Kathleen and I are spending Christmas with my parents at their home in North Germany, and somebody has obviously been dreaming about a white Christmas, because Germany is covered under a huge blanket of snow, and it's especially "bad" in North Germany right now. Well, it's a huge joy for the children, that's for sure. It feels a bit like being in Alaska, just without the mountains and the wildlife.
Speaking about Alaska: We don't plan to publish posts during Christmas about our usual "object of desire", which means: Palin-free time for the next days! :-)
I am sure that the queen of mean will find some cunning ways to push herself into the headlines again very soon, so we will certainly not run out of material after Christmas until New Years Eve. After all, she doesn't cope very well with not being the center of attention.
In Germany we have the tradition that everybody receives the presents already on the evening of December 24, Christmas Eve ("Heiligabend", "holy evening"), so we will have our big gathering pretty soon. Other members of my family will be here as well.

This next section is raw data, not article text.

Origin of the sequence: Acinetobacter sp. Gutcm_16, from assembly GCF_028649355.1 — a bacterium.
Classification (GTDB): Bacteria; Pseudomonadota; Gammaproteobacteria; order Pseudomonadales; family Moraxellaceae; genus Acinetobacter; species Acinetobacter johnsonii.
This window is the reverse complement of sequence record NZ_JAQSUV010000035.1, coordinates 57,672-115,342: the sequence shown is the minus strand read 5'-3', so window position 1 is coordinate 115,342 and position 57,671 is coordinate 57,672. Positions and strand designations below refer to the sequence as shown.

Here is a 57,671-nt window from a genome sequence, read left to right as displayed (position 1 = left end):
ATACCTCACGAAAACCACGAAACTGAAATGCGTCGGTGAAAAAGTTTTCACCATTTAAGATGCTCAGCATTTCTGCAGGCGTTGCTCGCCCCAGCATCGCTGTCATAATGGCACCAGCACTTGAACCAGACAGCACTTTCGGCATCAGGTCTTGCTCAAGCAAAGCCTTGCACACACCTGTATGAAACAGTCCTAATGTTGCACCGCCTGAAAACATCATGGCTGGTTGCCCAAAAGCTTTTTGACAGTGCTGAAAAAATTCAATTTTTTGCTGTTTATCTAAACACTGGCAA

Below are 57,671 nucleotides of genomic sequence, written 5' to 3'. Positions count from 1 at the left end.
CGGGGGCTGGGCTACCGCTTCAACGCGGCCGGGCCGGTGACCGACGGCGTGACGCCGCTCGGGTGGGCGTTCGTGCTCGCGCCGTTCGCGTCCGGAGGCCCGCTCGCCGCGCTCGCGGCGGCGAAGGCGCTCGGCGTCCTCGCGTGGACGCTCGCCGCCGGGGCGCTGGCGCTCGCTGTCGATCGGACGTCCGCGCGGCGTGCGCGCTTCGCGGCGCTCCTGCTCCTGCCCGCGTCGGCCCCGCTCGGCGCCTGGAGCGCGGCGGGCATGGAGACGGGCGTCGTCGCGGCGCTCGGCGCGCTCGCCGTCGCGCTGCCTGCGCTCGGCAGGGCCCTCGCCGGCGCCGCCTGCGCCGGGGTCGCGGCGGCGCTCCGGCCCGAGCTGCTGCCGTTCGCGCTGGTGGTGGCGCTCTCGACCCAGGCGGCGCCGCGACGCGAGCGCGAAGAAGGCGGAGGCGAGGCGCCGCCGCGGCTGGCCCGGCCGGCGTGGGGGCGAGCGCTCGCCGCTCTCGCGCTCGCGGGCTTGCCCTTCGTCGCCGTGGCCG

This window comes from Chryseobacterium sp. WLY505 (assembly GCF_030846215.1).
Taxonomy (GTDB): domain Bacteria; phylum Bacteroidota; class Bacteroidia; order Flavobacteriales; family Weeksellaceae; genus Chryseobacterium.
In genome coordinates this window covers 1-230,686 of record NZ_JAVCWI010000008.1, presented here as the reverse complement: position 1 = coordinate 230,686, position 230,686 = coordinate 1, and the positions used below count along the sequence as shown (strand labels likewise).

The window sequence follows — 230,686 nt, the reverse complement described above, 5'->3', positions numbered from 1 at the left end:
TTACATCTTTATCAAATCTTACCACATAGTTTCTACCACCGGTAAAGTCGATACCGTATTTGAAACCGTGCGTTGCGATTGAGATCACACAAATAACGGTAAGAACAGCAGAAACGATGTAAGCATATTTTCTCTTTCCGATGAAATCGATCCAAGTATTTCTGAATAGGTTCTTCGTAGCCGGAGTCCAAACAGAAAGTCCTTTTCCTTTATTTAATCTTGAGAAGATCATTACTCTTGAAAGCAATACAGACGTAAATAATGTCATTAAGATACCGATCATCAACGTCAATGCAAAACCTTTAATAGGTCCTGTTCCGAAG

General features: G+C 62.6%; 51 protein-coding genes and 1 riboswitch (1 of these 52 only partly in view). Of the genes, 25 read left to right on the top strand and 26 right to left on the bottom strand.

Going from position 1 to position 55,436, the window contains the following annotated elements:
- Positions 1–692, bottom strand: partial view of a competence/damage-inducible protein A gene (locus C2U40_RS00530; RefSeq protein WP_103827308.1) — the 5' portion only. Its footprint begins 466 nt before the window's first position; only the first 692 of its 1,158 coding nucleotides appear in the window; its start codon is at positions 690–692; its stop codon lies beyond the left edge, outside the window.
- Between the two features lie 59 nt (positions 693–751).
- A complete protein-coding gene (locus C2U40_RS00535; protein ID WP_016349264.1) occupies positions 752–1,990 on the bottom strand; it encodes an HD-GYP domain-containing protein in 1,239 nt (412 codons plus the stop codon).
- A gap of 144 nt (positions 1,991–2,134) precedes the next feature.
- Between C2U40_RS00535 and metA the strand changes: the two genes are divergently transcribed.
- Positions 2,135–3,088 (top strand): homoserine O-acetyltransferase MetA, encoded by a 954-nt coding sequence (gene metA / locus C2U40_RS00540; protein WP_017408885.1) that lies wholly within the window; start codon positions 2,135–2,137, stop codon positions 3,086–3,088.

We do hope that you all have a joyful and relaxing Christmas time!
Finally, here are some pictures I took earlier today - enjoy:
What would Christmas be without traditional Christmas songs. ;-)
In order to spread even more Christmas atmosphere into your living rooms all over the world, I would like to post three clips with traditional German Christmas songs. The performers are two of Germany's most famous boys' choirs - the "Dresdner Kreuzchor" and the "Leipziger Thomanerchor" (Johann Sebastian Bach served as director of the Thomanerchor from 1723 to 1750). Most of the members of the choirs live in their special boarding schools, and many of them continue to become professional musicians after they leave the choir.
Stille Nacht (Silent Night), Dresdner Kreuzchor:
Es ist ein Ros' entsprungen, Dresdner Kreuzchor:
Macht hoch die Tür, die Tor macht weit, Leipziger Thomanerchor: